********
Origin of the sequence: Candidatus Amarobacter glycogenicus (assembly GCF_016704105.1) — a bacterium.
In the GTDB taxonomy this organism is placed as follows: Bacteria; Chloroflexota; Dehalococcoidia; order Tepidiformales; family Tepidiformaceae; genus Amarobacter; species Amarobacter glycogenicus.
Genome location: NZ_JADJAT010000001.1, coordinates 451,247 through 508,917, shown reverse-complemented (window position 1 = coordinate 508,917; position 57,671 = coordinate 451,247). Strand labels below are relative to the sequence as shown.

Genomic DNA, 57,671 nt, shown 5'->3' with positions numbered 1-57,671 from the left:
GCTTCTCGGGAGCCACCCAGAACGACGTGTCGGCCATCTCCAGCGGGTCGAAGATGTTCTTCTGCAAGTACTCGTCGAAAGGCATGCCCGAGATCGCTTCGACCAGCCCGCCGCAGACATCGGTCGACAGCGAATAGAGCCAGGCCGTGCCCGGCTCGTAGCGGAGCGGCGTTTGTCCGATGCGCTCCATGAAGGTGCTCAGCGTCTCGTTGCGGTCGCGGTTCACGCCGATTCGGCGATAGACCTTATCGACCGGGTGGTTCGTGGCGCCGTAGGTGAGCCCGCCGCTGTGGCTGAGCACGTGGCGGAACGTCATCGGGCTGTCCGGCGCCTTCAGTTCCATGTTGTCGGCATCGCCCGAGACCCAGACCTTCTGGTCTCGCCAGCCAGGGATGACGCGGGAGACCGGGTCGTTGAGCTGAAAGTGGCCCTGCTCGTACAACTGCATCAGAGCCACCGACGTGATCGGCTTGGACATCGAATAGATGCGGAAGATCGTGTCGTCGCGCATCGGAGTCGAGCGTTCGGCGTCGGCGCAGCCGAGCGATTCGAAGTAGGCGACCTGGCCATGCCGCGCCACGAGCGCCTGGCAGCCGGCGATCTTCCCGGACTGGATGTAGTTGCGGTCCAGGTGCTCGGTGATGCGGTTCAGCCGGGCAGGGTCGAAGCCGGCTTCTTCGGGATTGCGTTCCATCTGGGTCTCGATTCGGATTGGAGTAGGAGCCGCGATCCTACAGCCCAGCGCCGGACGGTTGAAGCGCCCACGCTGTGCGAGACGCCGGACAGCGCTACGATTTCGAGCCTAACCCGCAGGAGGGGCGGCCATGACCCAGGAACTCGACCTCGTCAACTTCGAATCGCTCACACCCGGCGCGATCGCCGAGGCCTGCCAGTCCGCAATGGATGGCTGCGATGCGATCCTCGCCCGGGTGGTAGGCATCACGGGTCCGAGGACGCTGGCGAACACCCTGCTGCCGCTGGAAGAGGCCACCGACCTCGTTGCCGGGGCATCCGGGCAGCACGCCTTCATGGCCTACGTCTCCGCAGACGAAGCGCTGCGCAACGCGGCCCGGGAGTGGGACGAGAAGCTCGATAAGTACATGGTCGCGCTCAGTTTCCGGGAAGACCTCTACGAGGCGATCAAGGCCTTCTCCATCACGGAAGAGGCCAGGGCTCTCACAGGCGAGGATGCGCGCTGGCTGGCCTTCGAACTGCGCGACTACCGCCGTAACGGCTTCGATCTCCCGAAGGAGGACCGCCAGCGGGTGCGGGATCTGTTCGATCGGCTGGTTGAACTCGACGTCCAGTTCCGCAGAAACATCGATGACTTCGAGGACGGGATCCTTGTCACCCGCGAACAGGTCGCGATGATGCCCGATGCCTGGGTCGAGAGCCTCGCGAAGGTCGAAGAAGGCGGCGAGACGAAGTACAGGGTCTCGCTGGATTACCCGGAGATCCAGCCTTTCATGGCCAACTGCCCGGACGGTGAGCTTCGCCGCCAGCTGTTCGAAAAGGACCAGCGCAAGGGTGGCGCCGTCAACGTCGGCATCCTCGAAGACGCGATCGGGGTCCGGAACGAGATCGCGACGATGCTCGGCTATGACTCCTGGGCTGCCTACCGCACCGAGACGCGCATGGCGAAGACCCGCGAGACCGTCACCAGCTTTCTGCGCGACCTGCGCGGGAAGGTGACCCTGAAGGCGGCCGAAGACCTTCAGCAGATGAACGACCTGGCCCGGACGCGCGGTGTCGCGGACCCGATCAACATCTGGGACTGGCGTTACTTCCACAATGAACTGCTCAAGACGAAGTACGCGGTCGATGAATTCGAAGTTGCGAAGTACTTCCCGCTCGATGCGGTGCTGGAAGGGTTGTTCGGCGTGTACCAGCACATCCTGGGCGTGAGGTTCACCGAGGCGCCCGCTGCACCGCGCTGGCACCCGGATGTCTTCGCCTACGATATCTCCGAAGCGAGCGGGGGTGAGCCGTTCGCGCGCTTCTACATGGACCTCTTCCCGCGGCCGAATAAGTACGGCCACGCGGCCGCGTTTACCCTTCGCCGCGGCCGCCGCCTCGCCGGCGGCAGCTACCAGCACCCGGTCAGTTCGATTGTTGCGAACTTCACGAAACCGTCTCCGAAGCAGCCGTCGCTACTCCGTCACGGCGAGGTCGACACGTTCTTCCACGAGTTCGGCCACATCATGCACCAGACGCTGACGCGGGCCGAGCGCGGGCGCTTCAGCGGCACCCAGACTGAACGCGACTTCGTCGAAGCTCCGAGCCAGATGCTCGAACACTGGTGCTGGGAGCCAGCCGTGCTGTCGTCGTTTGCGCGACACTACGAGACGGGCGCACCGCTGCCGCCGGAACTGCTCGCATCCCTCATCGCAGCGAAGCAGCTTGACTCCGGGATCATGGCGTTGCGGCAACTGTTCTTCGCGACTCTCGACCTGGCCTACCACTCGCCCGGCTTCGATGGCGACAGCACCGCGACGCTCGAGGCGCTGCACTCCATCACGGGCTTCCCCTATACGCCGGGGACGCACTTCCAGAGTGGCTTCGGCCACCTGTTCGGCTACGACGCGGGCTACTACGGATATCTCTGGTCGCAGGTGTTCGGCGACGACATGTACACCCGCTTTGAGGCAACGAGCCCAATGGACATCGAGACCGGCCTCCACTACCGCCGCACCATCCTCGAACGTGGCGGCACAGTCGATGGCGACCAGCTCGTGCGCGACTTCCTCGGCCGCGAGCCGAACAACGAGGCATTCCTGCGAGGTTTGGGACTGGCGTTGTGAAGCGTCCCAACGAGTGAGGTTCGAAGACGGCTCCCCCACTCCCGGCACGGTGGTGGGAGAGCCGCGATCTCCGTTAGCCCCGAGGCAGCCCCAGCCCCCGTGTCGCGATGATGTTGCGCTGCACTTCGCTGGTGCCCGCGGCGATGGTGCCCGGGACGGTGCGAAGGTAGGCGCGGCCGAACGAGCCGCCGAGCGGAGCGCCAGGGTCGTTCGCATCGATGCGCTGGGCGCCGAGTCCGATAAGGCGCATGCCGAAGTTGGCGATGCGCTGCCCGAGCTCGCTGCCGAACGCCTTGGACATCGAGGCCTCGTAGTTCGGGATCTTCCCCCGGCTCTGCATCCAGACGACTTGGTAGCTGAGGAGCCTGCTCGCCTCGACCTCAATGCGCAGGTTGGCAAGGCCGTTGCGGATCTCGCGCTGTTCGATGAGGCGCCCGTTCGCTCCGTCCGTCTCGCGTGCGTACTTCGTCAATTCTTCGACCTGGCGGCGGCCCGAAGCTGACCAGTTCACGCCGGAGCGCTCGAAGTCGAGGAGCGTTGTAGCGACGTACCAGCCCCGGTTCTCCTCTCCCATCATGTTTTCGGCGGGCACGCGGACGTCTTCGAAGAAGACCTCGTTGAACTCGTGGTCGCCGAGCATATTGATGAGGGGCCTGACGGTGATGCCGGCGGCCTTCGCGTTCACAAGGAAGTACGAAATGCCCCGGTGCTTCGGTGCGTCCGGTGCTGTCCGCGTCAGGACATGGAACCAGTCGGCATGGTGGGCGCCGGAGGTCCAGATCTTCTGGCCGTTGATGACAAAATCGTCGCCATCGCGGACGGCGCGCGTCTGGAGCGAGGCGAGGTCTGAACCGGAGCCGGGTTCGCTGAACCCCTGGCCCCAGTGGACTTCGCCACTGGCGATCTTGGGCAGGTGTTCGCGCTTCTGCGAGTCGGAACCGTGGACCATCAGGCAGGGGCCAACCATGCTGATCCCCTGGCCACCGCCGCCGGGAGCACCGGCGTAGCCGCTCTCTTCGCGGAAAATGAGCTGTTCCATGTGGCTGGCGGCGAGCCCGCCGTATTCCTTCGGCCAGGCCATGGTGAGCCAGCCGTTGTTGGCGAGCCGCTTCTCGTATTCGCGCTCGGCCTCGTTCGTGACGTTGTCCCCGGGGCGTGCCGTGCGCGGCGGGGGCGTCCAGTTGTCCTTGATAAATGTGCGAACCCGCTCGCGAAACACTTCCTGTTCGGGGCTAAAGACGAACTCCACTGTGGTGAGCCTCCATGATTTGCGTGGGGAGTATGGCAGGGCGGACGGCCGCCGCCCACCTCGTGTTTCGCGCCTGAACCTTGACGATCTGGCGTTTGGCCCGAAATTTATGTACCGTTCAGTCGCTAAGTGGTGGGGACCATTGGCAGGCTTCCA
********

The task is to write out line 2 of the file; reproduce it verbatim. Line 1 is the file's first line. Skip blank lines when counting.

In the GTDB taxonomy this organism is placed as follows: Bacteria; Chloroflexota; Dehalococcoidia; order Tepidiformales; family Tepidiformaceae; genus Amarobacter; species Amarobacter glycogenicus.